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Putting brutality on display

Abu Ghraib photos are being exhibited in New York and Pittsburgh.

September 17, 2004|Paul Lieberman | Times Staff Writer

NEW YORK — Millions of people have already seen the amateur photographs showing the torture and humiliation of detainees at Iraq's Abu Ghraib prison, whether on the Internet or in the New Yorker, or on "60 Minutes II," or on the front pages of countless newspapers. The digital images still can be obtained only secondhand, though, by downloading them off a computer, and it's not feasible to make good copies much larger than 5-by-7 inches.

Yet when the head of Pittsburgh's Andy Warhol Museum met here in July with the chief curator of Manhattan's International Center of Photography, they discovered that they had independently reached the same conclusion: that it was time to exhibit the shocking photos taken by American troops who could not have dreamed that their snapshots would wind up on the walls of museums -- or as the key evidence in their own ongoing military trials.

The simultaneous exhibitions opening today, "Inconvenient Evidence: Iraqi Prison Photographs From Abu Ghraib," follow an age-old principle in displaying already familiar objects, whether it's Duchamp's urinal, Warhol's soup cans or iconic news photos: that the process of offering them for formal viewing, in a museum, may get people to look at the familiar with new eyes and in different contexts.

For The Record
Los Angeles Times Tuesday September 21, 2004 Home Edition Main News Part A Page 2 National Desk 2 inches; 70 words Type of Material: Correction
Abu Ghraib photos -- A caption with an article in Friday's Calendar section about exhibitions of images showing the abuse of detainees at Iraq's Abu Ghraib prison incorrectly identified a grouping of photos. The caption incorrectly made reference to photos on plain paper, tacked to the wall. The photos actually shown were not the plain-paper prints but rather pictures of how the abuse photos were used to fuel anti-American sentiment.

Both exhibitions take pains not to give the Abu Ghraib photos the usual trappings of museum "art." Printed right off computers on plain white paper, they are the size of conventional family vacation photos and fixed to the walls with the sort of tacks used to pin up office memos. None is framed in either museum.

There are differences, however, in the two exhibitions. At the Warhol Museum in Pittsburgh, near the hometowns of several of the troops depicted in the photos -- and charged with abusing Iraqi prisoners -- the photos from Abu Ghraib are paired with others showing atrocities by "the other side," though the museum director insists that's not a bid to mute the protests of local veterans groups, which denounced the exhibition before it opened.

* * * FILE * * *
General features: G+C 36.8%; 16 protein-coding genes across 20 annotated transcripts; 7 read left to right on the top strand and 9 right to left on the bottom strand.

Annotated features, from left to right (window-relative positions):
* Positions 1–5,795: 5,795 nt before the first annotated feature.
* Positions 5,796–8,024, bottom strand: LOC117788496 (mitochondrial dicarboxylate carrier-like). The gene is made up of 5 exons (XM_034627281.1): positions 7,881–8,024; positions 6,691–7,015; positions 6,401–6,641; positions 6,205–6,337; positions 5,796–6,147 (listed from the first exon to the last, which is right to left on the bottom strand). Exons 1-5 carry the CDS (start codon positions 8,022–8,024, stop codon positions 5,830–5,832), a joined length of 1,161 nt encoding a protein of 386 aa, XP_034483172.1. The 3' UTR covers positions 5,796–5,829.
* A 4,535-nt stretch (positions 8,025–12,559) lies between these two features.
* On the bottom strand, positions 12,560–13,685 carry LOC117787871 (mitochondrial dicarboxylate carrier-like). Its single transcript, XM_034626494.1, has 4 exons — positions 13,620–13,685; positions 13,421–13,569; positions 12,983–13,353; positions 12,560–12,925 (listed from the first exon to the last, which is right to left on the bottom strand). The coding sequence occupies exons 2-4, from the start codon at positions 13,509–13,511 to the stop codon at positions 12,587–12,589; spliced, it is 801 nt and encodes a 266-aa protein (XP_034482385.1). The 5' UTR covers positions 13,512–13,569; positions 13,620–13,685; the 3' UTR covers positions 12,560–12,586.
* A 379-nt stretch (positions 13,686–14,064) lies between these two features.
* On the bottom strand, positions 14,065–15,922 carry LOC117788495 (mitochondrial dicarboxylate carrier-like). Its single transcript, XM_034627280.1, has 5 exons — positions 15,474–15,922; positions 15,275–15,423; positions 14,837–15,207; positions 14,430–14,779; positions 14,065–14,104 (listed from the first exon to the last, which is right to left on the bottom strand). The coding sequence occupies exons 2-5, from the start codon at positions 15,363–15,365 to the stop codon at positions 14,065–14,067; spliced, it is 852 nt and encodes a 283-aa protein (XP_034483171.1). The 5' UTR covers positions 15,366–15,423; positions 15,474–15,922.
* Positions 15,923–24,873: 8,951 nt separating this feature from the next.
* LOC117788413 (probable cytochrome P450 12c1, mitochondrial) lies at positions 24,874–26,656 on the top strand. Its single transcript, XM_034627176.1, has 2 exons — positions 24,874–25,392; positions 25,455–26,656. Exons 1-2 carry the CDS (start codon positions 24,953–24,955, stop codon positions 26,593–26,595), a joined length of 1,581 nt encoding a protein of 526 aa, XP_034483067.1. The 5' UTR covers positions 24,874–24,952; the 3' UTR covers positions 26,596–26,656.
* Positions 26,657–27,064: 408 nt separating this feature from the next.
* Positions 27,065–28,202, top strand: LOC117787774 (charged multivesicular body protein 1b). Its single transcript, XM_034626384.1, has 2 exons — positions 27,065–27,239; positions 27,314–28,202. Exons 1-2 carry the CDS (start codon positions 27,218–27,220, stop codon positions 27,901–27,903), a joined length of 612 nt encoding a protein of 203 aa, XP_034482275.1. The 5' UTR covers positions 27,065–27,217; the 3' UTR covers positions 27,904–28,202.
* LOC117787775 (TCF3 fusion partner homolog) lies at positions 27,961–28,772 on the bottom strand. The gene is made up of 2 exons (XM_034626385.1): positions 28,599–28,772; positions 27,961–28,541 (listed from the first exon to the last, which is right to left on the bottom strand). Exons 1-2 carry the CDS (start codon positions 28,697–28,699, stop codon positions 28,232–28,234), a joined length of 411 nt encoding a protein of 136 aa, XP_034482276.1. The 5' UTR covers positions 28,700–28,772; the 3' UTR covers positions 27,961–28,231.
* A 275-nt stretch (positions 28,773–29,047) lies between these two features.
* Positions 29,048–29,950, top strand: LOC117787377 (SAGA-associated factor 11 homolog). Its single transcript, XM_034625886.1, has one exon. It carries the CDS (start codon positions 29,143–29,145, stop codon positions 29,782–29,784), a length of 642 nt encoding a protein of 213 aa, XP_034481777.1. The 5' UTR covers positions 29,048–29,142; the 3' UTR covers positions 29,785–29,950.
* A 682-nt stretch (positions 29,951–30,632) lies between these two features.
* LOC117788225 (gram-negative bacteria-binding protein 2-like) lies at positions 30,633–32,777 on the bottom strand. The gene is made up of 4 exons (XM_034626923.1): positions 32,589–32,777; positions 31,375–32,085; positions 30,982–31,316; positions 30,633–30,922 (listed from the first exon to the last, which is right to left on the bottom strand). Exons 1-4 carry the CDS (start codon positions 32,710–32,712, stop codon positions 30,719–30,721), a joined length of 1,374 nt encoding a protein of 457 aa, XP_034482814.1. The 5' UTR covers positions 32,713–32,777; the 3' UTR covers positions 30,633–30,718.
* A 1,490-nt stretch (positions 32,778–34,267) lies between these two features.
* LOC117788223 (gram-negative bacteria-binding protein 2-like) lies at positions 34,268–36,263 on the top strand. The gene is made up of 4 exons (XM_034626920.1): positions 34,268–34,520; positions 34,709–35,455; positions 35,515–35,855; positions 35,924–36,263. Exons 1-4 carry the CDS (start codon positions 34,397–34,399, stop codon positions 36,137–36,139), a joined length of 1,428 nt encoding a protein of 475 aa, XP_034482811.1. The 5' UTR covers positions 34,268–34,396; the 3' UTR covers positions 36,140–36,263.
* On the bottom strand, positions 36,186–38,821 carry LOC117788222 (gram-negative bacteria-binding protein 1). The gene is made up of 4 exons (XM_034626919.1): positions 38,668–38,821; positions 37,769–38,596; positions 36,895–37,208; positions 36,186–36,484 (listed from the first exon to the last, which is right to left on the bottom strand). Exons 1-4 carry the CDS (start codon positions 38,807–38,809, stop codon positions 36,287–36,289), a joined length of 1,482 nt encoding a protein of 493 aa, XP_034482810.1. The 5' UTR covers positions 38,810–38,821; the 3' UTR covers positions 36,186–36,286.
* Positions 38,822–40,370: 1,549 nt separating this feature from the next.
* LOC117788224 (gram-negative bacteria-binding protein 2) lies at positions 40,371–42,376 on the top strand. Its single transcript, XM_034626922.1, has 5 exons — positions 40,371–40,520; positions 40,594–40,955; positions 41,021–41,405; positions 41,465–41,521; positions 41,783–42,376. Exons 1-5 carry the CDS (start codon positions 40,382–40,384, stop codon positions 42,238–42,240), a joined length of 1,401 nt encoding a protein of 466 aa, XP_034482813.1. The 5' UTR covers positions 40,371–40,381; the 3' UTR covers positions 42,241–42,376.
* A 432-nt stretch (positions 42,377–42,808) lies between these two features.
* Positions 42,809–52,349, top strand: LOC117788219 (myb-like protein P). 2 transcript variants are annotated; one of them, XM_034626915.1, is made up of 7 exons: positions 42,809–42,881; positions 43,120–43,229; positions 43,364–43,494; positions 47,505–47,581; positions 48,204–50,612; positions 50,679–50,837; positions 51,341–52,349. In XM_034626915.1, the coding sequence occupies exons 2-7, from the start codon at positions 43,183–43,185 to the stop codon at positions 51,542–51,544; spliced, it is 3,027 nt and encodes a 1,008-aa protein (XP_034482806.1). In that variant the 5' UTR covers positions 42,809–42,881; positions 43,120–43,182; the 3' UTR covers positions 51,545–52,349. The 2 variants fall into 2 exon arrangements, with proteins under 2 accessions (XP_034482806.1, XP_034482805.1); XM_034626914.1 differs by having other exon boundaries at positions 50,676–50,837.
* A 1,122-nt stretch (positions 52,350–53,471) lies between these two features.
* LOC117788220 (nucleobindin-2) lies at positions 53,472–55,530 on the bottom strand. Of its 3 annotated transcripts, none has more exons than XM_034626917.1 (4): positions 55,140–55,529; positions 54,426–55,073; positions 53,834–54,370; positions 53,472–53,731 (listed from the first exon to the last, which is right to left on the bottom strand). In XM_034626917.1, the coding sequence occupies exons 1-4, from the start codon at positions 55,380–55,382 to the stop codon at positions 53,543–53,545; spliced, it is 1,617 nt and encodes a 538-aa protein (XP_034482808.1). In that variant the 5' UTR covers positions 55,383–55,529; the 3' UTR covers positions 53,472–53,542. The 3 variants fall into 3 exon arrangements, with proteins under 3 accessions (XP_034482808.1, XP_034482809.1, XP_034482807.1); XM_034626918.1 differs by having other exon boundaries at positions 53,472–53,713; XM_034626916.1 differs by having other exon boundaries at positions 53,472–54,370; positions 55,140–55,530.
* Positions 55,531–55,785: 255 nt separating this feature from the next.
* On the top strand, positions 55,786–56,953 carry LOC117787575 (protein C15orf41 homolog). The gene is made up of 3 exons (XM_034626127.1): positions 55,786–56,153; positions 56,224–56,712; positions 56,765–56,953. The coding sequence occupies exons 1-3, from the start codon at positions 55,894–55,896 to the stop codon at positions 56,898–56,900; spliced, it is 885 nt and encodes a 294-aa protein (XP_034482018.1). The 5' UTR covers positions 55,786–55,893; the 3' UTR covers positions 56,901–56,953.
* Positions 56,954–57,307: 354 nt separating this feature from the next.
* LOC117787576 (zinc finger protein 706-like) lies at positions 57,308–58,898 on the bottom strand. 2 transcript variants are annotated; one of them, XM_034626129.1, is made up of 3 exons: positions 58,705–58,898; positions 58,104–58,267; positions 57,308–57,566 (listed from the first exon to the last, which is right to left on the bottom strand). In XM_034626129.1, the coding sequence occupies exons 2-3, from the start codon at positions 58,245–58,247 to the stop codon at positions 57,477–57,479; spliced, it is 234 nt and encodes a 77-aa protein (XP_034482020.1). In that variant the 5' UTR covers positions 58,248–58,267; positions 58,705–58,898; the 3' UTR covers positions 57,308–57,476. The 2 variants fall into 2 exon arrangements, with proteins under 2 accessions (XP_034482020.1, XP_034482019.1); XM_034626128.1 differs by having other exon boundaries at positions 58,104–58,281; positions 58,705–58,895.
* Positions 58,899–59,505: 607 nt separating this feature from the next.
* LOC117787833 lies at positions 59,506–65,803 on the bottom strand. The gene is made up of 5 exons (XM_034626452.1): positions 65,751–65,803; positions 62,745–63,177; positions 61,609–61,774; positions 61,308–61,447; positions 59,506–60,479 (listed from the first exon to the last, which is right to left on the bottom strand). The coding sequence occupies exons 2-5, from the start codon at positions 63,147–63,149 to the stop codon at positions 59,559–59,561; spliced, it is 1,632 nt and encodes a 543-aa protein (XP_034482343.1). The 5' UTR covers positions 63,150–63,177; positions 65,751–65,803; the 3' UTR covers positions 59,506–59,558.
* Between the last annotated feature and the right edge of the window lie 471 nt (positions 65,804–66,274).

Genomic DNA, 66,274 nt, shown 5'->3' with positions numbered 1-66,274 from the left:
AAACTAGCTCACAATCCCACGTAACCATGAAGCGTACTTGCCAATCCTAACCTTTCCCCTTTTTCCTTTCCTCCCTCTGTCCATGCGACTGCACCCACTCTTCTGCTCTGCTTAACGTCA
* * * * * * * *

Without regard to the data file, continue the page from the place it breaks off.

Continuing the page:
New York viewers won't see those contrasting photos, such as ones of journalist Daniel Pearl, who was beheaded by masked captors, or of the bodies of murdered Americans hanging from a bridge. Instead, the show at the photography center, a block from Times Square, pairs 19 pictures from Abu Ghraib with several showing the effects of the images of Iraqis being humiliated, specifically how they were used to fuel anti-American sentiment throughout the Middle East.

The New York show also places the Iraqi photos in the context of three other exhibitions opening at the same time, one of which -- "Looking at Life" -- includes Life magazine photos from World War II and Vietnam. Among them are pictures that were controversial at the time for showing war atrocities or simply for showing dead Americans.

The "Life" show provides other contrasts as well. On display across from the entrance to the small room containing the pictures from Iraq is a photo of actress Jane Fonda, decked out not as a war protester but as a Space Age sex kitten for the 1968 film "Barbarella." Inside the Abu Ghraib exhibition, the sexuality is far more hard-core, of course, although some of the photos of naked Iraqis -- downloaded from the New Yorker website -- blur the prisoners' genitalia.

Brian Wallis, director of exhibitions for the International Center of Photography, accepts that most visitors will have already seen most of the pictures tacked to the wall. Indeed, he was amazed that, despite reports of there being hundreds more such photos -- shown to members of Congress in a carefully controlled viewing last May -- "when you actually begin to look into this there aren't that many that are publicly available, about 40 or 50 maximum, and many of those duplicate pretty closely other ones."

So he wound up with "kind of the obvious ones." The cover of the exhibition's brochure, with text by Wallis and the New Yorker's Seymour M. Hersh, features the widely published photo of a hooded Iraqi prisoner standing on a box, arms spread, his finger connected to what he no doubt believed was an electrode. Next to it in the exhibition is the photo of Pfc. Lynndie R. England holding a leash that's around the neck of a detainee. On the wall to the right is the infamous photo of her boyfriend, Spc. Charles A. Graner Jr., giving a thumbs up as he poses with a prisoner.

By displaying the photos so informally, the show tries to duplicate how most people originally saw them -- fleetingly -- on their TV or computer screens. But beyond that, Wallis is counting on the exhibit "re-presenting the photographs and asking the audience to look again."

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